Ph-8.2 Ca-425 Alk-9.2 Mag-1350 Phosphate-less than .2
Tank Inhabitants: 1 Yellow tang, 2 ocellaris clownfish, 1 neon goby, 2 Cleaner shrimp,
<Oh! You already have cleaners... I take it this is some sort of Hippolytid... Lysmata...>
various snails and crabs, various corals Again, thank you for you time, it is much appreciated.
<Welcome. Bob Fenner>
Re: Yellow tang troubles 10/13/11

Mr. Fenner,
<Hey Jeff>
Thank you for your response. The blemishes are not red, they are white and as they fade they turn more light pink.
<As I understood from your last email>
Would the diagnosis be the same with that information?
<Mmm, more of a guess than a diagnosis>
I have never noticed any of the other fish bullying the tang, in fact I would say he is the bully of the tank and at time is a bit aggressive. The filtration I use is a protein skimmer, 3 small bags of carbon which I rotate changing weekly, and a small amount of GFO in a reactor changed approximately monthly, all located in a 40G sump. The only other thing I do the keep NO3 down is weekly 15-20% water changes. Would any of this be an issue?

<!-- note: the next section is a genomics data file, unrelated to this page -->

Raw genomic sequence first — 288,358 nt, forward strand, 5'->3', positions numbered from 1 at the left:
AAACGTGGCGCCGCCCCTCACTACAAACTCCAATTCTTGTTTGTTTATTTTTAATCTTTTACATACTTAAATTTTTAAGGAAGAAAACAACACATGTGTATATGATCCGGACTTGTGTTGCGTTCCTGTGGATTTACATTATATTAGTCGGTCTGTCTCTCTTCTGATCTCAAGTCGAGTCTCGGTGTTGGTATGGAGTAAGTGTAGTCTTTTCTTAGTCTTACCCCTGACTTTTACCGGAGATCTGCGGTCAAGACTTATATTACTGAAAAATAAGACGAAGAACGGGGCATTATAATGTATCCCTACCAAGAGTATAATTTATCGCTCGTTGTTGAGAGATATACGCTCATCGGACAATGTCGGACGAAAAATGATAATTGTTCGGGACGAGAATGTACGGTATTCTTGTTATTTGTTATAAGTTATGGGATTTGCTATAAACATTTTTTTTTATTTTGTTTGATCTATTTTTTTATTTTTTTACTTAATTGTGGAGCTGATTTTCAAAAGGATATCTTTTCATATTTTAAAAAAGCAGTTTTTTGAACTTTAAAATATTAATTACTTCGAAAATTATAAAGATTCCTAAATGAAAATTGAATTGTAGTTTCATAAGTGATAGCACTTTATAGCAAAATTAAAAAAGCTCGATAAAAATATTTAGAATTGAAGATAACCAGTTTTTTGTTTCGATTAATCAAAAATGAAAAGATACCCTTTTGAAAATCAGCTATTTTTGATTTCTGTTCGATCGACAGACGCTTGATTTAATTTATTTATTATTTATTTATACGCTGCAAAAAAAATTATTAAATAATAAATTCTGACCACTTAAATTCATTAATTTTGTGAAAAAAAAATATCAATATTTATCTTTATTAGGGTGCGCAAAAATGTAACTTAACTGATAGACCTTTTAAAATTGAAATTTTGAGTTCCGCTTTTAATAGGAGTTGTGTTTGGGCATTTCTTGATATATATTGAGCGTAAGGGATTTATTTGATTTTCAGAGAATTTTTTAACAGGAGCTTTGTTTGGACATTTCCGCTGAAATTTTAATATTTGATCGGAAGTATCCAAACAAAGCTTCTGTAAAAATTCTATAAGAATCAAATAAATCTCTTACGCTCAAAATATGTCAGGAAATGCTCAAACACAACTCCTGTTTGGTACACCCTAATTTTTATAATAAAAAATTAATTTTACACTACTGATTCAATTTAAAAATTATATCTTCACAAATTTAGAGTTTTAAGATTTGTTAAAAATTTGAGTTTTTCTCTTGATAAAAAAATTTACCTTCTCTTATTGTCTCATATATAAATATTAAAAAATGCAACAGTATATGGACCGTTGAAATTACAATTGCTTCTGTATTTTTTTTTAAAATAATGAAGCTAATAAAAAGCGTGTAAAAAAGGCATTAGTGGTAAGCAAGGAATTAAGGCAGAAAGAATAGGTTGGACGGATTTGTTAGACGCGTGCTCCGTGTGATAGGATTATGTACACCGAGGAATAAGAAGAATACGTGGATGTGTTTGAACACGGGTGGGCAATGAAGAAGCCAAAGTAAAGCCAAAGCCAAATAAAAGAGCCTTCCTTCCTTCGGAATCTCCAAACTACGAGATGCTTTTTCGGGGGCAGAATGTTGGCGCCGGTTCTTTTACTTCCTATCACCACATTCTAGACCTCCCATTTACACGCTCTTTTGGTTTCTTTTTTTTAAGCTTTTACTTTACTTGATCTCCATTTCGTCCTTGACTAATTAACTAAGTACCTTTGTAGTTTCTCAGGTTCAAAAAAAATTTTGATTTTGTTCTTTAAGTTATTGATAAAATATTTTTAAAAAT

<Shouldn't be... the GFO... might>
The shrimp are Lysmata amboinensis.
<Ahh, my fave>
Thank you so much for your help.
<Certainly welcome. BobF>

Yellow tang clarification... HLLE... /C? 7/24/11
Dear crew, your site has been most helpful for my success with saltwater tanks. I have spent days reading information on here, and I wanted to extend my deepest appreciation for all that you do. I am hoping this email will be quick and easy to answer. I am looking for some clarification on yellow tangs. I have had my tang now for 2 years in my 75g, w/38g sump.
Other fish I have in my system are 2 perc's, 1 damsel (blue yellow tailed), 1 strawberry goby, and 1 blue spotted goby. All of these fish except the blue spot have been in the tank >1 year. Ammonia, Nitrite, Nitrate, and Phosphates 0,
<Mmm, how are you rendering the NO3 and HPO4 thus?>